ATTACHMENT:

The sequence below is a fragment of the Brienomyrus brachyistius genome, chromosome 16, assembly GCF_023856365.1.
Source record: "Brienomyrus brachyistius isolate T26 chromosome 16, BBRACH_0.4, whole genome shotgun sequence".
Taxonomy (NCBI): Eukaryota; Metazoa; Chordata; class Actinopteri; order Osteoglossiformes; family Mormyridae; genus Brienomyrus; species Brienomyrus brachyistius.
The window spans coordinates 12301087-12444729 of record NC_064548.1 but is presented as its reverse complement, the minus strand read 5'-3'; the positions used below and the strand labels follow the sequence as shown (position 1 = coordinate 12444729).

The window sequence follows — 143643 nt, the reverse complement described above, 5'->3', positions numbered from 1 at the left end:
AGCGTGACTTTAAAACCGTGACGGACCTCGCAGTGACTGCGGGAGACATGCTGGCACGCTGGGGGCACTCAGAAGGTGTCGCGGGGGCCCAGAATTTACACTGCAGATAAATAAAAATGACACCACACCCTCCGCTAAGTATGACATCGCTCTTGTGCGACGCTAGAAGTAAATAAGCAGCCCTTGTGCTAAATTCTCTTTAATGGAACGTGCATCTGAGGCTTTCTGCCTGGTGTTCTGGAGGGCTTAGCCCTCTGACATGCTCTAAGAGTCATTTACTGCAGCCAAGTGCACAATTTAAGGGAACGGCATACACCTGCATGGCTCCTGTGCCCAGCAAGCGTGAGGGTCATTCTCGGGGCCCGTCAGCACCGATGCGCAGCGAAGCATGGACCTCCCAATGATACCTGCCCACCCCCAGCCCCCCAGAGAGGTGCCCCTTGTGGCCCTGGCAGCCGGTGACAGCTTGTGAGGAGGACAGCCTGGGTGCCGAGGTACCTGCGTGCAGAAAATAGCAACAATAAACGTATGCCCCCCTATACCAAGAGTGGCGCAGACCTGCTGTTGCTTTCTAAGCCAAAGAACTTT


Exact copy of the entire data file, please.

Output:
The sequence below is a fragment of the Brienomyrus brachyistius genome, chromosome 16, assembly GCF_023856365.1.
Source record: "Brienomyrus brachyistius isolate T26 chromosome 16, BBRACH_0.4, whole genome shotgun sequence".
Taxonomy (NCBI): Eukaryota; Metazoa; Chordata; class Actinopteri; order Osteoglossiformes; family Mormyridae; genus Brienomyrus; species Brienomyrus brachyistius.
The window spans coordinates 12301087-12444729 of record NC_064548.1 but is presented as its reverse complement, the minus strand read 5'-3'; the positions used below and the strand labels follow the sequence as shown (position 1 = coordinate 12444729).

The window sequence follows — 143643 nt, the reverse complement described above, 5'->3', positions numbered from 1 at the left end:
AGCGTGACTTTAAAACCGTGACGGACCTCGCAGTGACTGCGGGAGACATGCTGGCACGCTGGGGGCACTCAGAAGGTGTCGCGGGGGCCCAGAATTTACACTGCAGATAAATAAAAATGACACCACACCCTCCGCTAAGTATGACATCGCTCTTGTGCGACGCTAGAAGTAAATAAGCAGCCCTTGTGCTAAATTCTCTTTAATGGAACGTGCATCTGAGGCTTTCTGCCTGGTGTTCTGGAGGGCTTAGCCCTCTGACATGCTCTAAGAGTCATTTACTGCAGCCAAGTGCACAATTTAAGGGAACGGCATACACCTGCATGGCTCCTGTGCCCAGCAAGCGTGAGGGTCATTCTCGGGGCCCGTCAGCACCGATGCGCAGCGAAGCATGGACCTCCCAATGATACCTGCCCACCCCCAGCCCCCCAGAGAGGTGCCCCTTGTGGCCCTGGCAGCCGGTGACAGCTTGTGAGGAGGACAGCCTGGGTGCCGAGGTACCTGCGTGCAGAAAATAGCAACAATAAACGTATGCCCCCCTATACCAAGAGTGGCGCAGACCTGCTGTTGCTTTCTAAGCCAAAGAACTTT